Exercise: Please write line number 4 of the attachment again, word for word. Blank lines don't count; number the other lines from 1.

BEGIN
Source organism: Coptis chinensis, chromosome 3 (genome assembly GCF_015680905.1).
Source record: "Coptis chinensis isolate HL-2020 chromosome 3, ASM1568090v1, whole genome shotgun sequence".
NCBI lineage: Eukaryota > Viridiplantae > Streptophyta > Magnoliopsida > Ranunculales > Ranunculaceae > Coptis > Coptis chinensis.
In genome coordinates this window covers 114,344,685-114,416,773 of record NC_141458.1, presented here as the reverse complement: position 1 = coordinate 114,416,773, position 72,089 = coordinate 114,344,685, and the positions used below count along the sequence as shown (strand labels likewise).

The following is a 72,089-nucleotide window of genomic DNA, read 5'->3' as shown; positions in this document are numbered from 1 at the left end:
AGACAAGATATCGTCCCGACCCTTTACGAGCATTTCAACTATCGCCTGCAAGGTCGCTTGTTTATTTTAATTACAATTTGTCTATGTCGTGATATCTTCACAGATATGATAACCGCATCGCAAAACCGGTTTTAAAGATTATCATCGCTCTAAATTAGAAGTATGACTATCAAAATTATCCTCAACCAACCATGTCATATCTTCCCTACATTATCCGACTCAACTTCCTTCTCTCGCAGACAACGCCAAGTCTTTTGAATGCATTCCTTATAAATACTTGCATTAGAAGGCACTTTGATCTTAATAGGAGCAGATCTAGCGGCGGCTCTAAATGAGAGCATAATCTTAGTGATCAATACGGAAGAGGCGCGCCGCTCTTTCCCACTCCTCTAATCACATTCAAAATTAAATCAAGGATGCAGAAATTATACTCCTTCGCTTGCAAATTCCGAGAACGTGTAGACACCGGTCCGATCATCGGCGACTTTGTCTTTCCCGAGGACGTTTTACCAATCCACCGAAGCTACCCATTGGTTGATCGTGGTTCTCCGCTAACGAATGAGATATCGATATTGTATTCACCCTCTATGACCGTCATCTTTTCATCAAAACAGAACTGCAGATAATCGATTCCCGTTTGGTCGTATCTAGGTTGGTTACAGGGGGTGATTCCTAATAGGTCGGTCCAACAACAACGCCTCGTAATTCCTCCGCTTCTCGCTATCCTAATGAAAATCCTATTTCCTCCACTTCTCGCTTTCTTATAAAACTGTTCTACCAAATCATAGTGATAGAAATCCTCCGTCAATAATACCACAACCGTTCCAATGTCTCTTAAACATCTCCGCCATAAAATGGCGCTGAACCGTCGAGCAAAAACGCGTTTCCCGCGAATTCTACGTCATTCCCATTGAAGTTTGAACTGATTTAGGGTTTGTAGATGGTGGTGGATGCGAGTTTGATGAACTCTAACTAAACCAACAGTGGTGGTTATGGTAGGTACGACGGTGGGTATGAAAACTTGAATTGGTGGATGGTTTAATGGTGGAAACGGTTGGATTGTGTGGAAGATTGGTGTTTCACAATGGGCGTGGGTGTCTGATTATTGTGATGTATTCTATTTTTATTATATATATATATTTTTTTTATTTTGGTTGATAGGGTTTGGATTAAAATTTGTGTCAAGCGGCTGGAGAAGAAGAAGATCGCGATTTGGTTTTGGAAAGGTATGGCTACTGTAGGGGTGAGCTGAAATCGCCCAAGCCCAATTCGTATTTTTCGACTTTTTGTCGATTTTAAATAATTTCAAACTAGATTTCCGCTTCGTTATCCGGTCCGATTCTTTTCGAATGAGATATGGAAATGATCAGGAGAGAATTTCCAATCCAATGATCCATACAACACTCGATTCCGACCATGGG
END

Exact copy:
In genome coordinates this window covers 114,344,685-114,416,773 of record NC_141458.1, presented here as the reverse complement: position 1 = coordinate 114,416,773, position 72,089 = coordinate 114,344,685, and the positions used below count along the sequence as shown (strand labels likewise).